Del Mar men competing in this year’s Death Race
By Marlena Chavira-Medford
Hauling logs 26 miles up a snowy mountain, eating a pound of raw onions, and chopping wood until your hands bleed isn’t something most people would voluntarily subject themselves to. Then again, those who sign up for the race that entails such extreme tasks are not like most people. Like the name suggests, the Death Race is only for those who don’t fear, and in fact welcome, radical challenge.Even the race’s website, YouMayDie.com, is enough to make some weak in the knees. Part of what gives the race its reputation is its unpredictability. There are no start and end times because race organizers make that call when the spirit moves them, which can be anywhere from several hours to more than a day, and they keep everyone on their toes by constantly throwing curve balls, each in the form of some outlandish, agonizing mission. Those who finish the race — survivors, as they’re called — are few and far between. Last year only 19 out 135 people finished the annual race in Vermont. This year’s race will be June 24 and hopefuls include three men who hail from Del Mar: Daniel Schaerer, Bo Brown and Nate Brown.
“Crazy physical activity has pretty much always been part of my life,” said Brown, who spent nearly six years in the U.S. Navy, and in 2003 was part of the Naval Special Warfare Unit in Iraq. These days the veteran and former Del Mar lifeguard is in medical school at the Albert Einstein College of Medicine in New York. The change of pace has left him itching for some serious physical excursion. “Right now it’s a lot of sitting around studying books. When I learned about the Death Race, it immediately appealed to me.”
The Death Race also appealed to Schaerer, who is also a Del Mar native attending medical school at Albert Einstein College of Medicine in New York. Schaerer was a discus thrower at Stanford University, and then competed internationally as part of the Swiss national track and field team.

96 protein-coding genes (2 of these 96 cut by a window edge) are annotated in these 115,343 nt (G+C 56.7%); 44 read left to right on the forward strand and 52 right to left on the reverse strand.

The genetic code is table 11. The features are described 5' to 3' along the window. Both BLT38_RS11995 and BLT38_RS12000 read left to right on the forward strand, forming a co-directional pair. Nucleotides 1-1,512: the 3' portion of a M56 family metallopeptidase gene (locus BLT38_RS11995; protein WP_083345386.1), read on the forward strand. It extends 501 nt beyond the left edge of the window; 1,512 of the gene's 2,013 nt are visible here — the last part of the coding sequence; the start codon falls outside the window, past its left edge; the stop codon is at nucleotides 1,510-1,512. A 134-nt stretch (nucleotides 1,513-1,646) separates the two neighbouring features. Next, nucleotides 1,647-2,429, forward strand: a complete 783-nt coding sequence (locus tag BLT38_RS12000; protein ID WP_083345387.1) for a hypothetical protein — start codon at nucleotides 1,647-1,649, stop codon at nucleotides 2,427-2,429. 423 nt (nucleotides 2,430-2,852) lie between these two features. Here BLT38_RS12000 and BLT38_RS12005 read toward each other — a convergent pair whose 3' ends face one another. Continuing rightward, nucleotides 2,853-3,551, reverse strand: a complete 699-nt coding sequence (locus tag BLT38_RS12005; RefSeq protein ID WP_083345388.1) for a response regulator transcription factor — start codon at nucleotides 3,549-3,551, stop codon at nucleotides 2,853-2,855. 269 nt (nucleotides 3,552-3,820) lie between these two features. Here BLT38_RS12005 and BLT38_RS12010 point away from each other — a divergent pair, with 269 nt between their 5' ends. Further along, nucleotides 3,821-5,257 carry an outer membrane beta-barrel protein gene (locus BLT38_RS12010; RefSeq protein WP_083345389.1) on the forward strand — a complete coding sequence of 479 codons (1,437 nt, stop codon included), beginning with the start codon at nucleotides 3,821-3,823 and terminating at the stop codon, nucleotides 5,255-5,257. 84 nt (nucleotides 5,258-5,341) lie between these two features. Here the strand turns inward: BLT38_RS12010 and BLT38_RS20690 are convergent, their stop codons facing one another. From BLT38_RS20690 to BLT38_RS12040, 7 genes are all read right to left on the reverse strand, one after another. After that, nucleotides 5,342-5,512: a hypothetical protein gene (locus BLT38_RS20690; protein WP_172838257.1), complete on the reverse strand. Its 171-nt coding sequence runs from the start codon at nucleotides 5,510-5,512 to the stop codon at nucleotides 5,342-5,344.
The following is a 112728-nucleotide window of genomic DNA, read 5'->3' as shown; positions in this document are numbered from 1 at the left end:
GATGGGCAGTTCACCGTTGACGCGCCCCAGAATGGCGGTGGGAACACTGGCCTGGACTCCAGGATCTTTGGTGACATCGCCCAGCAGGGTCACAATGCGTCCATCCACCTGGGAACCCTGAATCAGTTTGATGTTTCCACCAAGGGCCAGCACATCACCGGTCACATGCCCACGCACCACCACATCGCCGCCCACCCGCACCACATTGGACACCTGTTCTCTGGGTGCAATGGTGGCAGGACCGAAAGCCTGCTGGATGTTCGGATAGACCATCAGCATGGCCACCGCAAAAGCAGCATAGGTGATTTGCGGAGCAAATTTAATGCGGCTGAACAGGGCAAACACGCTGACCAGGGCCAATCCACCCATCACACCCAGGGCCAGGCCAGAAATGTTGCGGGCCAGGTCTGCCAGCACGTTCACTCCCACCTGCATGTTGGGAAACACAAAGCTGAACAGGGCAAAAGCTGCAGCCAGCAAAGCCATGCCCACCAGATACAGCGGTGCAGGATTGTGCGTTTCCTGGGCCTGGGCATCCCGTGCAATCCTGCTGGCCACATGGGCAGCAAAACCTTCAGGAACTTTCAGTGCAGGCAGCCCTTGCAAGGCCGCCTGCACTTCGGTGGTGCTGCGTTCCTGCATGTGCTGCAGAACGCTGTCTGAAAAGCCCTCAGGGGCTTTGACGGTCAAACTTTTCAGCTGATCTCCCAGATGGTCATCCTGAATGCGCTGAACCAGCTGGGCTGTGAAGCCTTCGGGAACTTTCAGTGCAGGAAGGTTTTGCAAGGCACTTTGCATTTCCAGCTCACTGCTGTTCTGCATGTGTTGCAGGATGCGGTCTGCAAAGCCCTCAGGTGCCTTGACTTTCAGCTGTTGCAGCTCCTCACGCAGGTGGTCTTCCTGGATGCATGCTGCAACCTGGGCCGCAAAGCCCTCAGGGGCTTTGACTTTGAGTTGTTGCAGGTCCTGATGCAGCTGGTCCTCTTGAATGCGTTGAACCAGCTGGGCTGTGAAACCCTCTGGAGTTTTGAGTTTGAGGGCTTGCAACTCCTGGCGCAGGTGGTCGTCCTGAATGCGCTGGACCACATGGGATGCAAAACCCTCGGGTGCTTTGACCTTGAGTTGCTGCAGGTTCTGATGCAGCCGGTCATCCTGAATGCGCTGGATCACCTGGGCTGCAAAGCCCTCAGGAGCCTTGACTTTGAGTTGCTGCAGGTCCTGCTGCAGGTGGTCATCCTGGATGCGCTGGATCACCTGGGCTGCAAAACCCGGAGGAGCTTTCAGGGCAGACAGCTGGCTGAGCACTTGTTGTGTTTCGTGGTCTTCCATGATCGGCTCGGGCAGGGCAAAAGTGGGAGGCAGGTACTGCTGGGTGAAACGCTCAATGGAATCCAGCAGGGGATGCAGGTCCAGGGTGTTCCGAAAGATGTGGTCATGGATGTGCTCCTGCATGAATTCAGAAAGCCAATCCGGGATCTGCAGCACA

“He’s defiantly got that drive and competitive edge which I think will help a lot for this race,” Brown said, and that likely explains why his younger brother also signed up for Death Race. The junior at UC Berkeley has been a competitive Alpine skier since high school, when he moved to Idaho and joined the Sun Valley Ski Team.
Brown and Schaerer have also decided to use the Death Race as an opportunity to raise money for charity. Brown is raising money for the Challenged Athlete’s Foundation, and donations can be made via challengedathletes.org. Schaerer is raising money for Health Volunteers Overseas and donations can be made through his blog’s website, http://danielschaerer.blogspot.com/.
Brown said he thinks he and his race buddies will do well, considering they all share a characteristic critical for making it to the end: “You have to have something in you that makes you not want to quit anything, ever,” he said, adding that neither he nor his two fellow Del Mar race participants had to be coaxed into signing up for the Death Race. “If you have to convince someone to do this race, they shouldn’t be doing it. You have to really want it. This race is all about pushing yourself to new limits and seeing just how much you can take, and what you’re really capable of.”
Brown and Schaerer got a taste of exactly how much they can take and what they’re capable of a few month’s ago during the winter Death Race, which Brown describes “like a watered down version” of the main summertime race. Both men were among the 10 out of about 20 who finished the race.
“That experience has given me a good sense for the overall tone of the race,” he said. “I don’t know that you’re ever completely ready for something like this, but I think I’m as ready as I’m going to be.”
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